In response to a Girl Guides survey suggesting that almost two thirds of Guides think engineering is ‘more for men, Manufacturing Advisory Service (MAS) area director Lorraine Holmes says she believes manufacturers are “missing out on a vital and much needed resource that could unlock future skills shortages and help solve the issue of ageing workforces”.
Holmes, who spent 18 years with Henkel Chemical and Ameron Inc, continued: “Engineering is not just about the Jaguar Land Rover, Airbus and JCBs of this world, there’s a whole host of innovative, world class companies that make up the supply chain, yet very few young girls actually know about them.
“The Girlguiding survey provides a snapshot of what members think about industry and it doesn’t make great reading. Nearly half feel they don’t have enough knowledge of what jobs are available and 30% still feel sexism is a barrier to choosing a career in this sector.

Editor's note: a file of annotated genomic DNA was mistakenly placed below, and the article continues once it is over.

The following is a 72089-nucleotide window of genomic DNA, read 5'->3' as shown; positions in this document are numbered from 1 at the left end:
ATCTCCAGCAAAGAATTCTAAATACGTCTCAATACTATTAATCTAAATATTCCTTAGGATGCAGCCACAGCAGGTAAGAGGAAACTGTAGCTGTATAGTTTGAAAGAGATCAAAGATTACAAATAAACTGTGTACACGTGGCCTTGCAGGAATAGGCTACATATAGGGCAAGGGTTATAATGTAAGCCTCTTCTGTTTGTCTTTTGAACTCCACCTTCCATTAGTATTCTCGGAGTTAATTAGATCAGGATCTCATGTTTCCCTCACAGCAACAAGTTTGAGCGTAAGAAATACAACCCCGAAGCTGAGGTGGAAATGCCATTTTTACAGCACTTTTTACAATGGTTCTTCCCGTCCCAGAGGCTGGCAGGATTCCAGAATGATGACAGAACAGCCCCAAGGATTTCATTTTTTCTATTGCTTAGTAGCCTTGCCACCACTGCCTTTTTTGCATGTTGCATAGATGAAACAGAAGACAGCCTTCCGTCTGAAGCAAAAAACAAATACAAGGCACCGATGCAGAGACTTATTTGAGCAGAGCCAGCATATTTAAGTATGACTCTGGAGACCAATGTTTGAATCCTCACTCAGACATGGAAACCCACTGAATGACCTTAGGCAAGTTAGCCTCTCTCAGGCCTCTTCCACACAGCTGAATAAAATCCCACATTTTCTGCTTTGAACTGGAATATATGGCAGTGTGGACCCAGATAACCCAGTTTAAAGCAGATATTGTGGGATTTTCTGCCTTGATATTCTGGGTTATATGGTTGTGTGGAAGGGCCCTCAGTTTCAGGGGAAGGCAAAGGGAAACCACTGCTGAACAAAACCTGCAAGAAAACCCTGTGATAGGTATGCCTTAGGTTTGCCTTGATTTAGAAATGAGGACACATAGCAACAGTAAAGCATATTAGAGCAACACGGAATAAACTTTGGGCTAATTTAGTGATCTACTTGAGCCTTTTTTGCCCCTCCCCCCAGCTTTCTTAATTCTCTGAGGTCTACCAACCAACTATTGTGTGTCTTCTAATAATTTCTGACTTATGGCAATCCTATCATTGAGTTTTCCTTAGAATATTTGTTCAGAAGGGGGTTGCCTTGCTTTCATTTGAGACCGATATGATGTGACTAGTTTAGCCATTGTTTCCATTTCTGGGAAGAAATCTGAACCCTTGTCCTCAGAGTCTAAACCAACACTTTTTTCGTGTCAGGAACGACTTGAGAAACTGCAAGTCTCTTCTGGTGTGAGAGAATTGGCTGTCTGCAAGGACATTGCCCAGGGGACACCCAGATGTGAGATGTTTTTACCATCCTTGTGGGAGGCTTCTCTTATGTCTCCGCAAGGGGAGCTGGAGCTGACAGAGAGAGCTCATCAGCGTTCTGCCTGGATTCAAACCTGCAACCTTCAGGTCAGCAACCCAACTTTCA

“Interestingly, three fifths of respondents said that there wasn’t enough female role models in manufacturing and this is something we have to put right and put right quickly.”
Holmes exemplified Millennium Pressed Metal’s Anna Stevenson (pictured), who used an A-Level feasibility study to start a small ‘rapid turnaround’ business more than ten years ago.
From a small start-up in a 4,000 sq ft rented unit, she has taken the business to nearly £3m annual turnover, supplying presswork, turned parts and mechanical assemblies for end use by some of the world’s biggest global brands in automotive, construction and off highway.
Copyright Ken Hurst 2013